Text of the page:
Frontlines of My Life

Kundai Muringi
Posted February 13, 2017 from Zimbabwe

All over the world women are marking their right to equal and prominent opportunities. Zimbabwean women have likewise, through the most recent decades, pushed their way through the job market and a few have fought and attained ranks in leadership. Despite this, there is a shadow that follows many of these achievers, deeming them as bitter and unworthy, for not being married. These women are constantly belittled and shamelessly questioned about when exactly they plan on getting married.

While education has become accessible to more girls, children are not only raised by what we tell them, they create biases based on what they see and experience. Focus is still primarily on their " home making" skills. Little girls are reminded at every burnt or unpleasant meal, that their future husbands will return them and embarrass the family. Before these girls can even begin to imagine what a sexual relationship entails, their young bodies are stretched and deformed through genital mutilation, in preparation for this "coming husband". Because sex education remains a taboo discussion, these girls are left to make up their own minds about what this means.

Universities are a hub for destruction, with male lecturers exchanging pass marks for sexual favours. After graduation, as if to remind these girls of their non- achievement, families and societies encourage young women to marry before embarking on a post graduate study, that would only leave them old and unapproachable. Trusting in the advice of loved and expectedly wiser ones, they embark on a mission to finally have a recognized achievement. Making them susceptible to the giles of the surge of "men of God" and prophets, who still abuse these these girls' desperation, promising to link them to their " Adam". In a further surrender to societies expectations, most of these women soon after marriage, or with the birth of children, stop working or any other personal development.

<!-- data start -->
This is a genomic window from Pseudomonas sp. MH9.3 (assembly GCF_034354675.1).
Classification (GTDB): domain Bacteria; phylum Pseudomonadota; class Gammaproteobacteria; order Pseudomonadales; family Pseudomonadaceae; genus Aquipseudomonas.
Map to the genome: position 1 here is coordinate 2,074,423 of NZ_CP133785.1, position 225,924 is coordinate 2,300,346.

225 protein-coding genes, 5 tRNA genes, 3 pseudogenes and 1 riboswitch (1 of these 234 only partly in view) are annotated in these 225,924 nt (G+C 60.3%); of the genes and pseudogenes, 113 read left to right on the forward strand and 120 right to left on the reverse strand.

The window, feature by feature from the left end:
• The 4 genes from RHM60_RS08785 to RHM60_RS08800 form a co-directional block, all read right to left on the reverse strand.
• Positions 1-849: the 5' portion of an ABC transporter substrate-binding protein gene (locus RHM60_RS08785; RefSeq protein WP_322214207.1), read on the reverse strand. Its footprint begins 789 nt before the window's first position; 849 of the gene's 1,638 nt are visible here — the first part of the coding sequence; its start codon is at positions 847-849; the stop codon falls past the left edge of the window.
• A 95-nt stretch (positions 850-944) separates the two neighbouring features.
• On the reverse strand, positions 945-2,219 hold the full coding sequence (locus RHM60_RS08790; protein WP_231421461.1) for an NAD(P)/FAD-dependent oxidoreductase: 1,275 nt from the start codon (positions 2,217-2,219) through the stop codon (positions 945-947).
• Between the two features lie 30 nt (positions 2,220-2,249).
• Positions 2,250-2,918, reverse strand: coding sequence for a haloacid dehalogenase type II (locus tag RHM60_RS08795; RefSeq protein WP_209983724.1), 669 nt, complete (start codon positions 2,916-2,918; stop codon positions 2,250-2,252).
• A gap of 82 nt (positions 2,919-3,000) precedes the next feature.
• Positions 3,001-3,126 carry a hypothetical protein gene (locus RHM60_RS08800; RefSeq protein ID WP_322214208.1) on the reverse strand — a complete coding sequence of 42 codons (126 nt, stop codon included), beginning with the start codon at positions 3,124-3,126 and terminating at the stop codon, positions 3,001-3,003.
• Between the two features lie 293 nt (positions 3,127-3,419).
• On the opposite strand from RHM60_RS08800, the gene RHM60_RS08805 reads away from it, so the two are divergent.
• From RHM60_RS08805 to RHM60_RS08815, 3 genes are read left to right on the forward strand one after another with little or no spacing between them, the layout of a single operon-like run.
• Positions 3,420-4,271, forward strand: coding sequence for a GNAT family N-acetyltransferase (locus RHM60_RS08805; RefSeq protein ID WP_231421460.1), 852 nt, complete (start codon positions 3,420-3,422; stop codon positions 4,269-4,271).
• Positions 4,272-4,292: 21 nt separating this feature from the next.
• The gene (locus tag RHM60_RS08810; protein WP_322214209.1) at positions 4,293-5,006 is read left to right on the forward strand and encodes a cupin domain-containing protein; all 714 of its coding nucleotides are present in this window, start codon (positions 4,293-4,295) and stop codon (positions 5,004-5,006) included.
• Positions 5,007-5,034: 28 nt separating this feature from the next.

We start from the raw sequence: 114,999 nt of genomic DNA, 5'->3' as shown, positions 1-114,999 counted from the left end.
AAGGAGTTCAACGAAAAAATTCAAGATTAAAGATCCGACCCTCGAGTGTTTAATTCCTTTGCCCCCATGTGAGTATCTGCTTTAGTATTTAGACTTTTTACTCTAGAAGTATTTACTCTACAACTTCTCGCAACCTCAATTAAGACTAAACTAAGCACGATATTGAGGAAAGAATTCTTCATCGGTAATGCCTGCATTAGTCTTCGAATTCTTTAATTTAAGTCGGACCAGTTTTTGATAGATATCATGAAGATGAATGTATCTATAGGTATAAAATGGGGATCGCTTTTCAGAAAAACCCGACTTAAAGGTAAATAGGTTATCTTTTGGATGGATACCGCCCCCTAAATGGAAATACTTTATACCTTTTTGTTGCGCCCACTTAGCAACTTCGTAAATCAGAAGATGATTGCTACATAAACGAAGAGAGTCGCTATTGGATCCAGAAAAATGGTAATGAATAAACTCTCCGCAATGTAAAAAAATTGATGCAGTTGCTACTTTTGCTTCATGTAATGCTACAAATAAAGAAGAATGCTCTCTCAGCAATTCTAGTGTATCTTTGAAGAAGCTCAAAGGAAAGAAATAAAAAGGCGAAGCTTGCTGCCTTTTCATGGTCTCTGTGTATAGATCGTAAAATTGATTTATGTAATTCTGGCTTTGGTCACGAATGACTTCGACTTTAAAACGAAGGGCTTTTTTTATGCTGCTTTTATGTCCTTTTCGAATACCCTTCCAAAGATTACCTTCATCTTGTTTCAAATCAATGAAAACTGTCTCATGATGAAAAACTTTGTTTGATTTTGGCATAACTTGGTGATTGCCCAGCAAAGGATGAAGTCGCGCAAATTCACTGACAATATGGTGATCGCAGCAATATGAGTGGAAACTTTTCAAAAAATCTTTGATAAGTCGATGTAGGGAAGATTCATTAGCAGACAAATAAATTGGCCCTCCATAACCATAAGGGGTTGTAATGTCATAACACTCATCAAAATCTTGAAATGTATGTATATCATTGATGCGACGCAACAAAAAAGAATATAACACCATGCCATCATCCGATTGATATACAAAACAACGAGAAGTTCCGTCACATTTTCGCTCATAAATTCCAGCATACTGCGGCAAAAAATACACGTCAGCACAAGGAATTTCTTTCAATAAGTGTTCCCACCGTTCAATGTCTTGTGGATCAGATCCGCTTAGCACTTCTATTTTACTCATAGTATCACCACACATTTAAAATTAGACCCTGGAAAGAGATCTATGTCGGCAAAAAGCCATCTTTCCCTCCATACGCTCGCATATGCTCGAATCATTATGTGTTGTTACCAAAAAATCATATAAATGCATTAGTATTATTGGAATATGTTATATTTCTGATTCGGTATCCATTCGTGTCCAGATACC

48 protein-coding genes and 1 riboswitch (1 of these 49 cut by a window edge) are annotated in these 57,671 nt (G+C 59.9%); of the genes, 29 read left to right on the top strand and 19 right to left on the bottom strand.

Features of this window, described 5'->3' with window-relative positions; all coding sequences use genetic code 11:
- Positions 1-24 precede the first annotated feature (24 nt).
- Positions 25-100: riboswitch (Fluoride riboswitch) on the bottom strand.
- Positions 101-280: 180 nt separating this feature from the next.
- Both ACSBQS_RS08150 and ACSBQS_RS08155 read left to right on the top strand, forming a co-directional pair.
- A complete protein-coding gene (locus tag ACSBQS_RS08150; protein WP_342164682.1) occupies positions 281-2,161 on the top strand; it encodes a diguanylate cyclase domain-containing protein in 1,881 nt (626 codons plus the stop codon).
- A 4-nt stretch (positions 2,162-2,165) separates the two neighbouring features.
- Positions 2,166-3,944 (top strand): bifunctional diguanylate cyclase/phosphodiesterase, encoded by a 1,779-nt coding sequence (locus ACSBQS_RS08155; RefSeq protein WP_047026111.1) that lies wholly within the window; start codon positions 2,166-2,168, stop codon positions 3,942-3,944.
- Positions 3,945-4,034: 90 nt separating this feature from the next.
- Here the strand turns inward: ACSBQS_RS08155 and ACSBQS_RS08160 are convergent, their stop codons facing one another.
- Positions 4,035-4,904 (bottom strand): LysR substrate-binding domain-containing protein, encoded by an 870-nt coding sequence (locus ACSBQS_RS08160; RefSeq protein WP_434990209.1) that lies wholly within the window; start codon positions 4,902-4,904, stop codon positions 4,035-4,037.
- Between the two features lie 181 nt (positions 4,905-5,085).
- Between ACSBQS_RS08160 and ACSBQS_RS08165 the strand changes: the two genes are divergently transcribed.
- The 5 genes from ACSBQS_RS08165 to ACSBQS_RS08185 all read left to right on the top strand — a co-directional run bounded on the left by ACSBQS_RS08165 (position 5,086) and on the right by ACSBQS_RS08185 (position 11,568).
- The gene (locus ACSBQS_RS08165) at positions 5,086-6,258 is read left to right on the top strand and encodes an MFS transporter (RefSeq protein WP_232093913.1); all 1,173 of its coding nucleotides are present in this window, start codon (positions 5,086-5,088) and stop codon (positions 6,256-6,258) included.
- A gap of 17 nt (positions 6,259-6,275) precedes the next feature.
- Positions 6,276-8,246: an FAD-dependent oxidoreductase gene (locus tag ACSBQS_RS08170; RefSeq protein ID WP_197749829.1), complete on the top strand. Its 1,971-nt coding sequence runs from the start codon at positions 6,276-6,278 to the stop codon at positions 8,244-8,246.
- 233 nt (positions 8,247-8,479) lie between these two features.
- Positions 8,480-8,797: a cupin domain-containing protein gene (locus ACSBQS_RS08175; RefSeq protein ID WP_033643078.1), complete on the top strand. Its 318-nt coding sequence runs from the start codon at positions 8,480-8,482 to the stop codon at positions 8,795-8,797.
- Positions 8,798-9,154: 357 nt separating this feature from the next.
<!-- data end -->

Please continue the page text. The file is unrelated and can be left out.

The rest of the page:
Divorce rates in Zimbabwe have remained stagnant, on paper. On the ground, many more couples are estranged. So on the contrary to admirable statistics, women are left alone with children, while they reject a divorce, because she was raised to believe marriage is the highest achievement, her worth has been equated to her marriage; as opposed to men who will only not comply with a divorce either because he feels a sense of ownership based on Lobola payment or because he feels he has too much to lose financially in splitting assets.

Many will argue that women are biologically wired to link their self image to their relationships. According to Fascinating Secrets of Womanhood by Helen B. Andeline, a woman is most productive and admirable, staying home, doing small jobs that do not outshine her husband's, remaining dependent and childlike in nature. I used to love this book and to a certain extent, I still do, because it is the perfect example of the stereotypical helpless woman.

Following the advice given in that book, can surely give results of a happier ego- stroked partner but the one thing the book acknowledges inability to do, is to change a man's infidelity. Thus, if a meek and dependent woman, lands up, by virtue of a promiscuous husband, with complicated health and or widowed with children, where does she start from? Despite the law, in laws are still throwing women out of their homes and claiming rights over property, following death of their husbands, maximizing on their vulnerability in a period of mourning. Some of these women have unutilized education, some have incomplete education and no skills, alike in their alienation from the reality of the need for every woman to be productive and self sufficient. After 20 years of investing and experience in marriage, all that is open to these women are jobs as cleaners, baby sitters, by luck, cooks, none of which can sustain a woman and her family in the harsh Zimbabwean economy. For some rushing into another marriage or abusive relationship to survive becomes their exit plan. We need more role model mothers, who dream beyond a marriage. It is our responsibility to give more praise to other women's achievements and create a world where all women reach their highest ability, beyond the words we say and to stop asking other women when they are going to get married, as if their worth is solely based on the presence of an Alpha male in their lives.

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Comments 4

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Immaculate Amoit
Feb 13, 2017
Feb 13, 2017

Dear  Edna,

Your story highlights the true picture of most developing nations and not just Zimbabwe.

Women are supposed to conform to patriarchal societal expectations in an era where so much has changed around the globe.As women we need to break the stereotype and turn around this enslaving beliefs,

This is a great read.

Much Love

Feb 22, 2017
Feb 22, 2017

Hello Edna, the story is pitiable, too bad how  African  women are exposed to these situation.My question has always been WHY?what dose African men benefit from being wicked? the earlier we wake up from our slumber and fight our course the better for us.


Jane Kalu

Ese Ajuyah
Aug 16, 2017
Aug 16, 2017


Olaoluwa Abagun
Dec 08, 2017
Dec 08, 2017

Dear Kundai,

Your story resonates so much with me all the way from Nigeria.

Indeed, I agree with you that despite several legal reforms, women are still at the mercy of unchanged cultural values and beliefs.

Let us keep working to change mindsets.